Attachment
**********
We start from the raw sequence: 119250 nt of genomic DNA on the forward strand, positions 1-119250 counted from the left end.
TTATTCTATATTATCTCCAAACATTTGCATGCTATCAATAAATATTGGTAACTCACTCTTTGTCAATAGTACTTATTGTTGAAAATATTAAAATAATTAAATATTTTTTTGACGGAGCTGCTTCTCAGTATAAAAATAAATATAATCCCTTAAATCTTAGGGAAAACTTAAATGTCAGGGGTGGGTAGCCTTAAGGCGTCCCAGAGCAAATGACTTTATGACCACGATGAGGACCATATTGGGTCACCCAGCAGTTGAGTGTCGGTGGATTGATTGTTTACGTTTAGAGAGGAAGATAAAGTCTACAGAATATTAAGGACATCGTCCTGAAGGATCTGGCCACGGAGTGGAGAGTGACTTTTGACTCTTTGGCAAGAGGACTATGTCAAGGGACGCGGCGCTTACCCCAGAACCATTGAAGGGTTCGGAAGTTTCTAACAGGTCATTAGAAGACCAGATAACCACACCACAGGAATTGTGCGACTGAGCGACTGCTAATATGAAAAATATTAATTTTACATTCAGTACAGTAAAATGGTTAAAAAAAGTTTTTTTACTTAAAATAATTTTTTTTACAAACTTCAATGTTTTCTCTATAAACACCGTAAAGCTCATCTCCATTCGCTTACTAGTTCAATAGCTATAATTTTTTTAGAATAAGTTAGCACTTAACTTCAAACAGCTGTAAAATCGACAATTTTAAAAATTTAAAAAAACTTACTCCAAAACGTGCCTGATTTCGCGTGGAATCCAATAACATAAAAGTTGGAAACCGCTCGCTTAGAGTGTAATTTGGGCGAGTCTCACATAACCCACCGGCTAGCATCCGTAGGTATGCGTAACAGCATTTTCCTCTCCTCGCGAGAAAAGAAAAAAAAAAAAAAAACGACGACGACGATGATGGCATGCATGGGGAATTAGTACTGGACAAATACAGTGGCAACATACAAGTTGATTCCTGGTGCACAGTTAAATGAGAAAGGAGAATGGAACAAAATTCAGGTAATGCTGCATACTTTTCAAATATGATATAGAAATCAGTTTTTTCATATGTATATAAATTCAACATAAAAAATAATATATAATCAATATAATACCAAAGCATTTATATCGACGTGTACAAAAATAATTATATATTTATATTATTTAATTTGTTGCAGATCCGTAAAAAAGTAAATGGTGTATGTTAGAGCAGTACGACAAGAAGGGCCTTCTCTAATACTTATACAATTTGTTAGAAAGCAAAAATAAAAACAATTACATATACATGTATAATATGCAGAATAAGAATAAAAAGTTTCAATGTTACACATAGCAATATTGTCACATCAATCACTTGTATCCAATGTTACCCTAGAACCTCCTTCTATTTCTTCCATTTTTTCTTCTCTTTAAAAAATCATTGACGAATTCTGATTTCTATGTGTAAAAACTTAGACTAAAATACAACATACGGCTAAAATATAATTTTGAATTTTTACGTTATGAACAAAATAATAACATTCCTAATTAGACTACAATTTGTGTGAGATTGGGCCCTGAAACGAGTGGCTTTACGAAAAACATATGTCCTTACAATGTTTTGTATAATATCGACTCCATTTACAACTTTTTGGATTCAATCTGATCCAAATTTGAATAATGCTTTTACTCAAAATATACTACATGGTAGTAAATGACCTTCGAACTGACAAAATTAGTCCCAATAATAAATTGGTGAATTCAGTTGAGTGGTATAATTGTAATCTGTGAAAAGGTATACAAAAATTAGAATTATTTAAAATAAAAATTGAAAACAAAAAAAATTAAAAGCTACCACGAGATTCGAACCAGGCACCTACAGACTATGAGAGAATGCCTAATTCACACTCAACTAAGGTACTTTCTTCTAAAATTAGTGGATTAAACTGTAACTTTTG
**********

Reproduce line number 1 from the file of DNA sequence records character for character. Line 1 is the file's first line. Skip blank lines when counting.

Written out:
We start from the raw sequence: 119250 nt of genomic DNA on the forward strand, positions 1-119250 counted from the left end.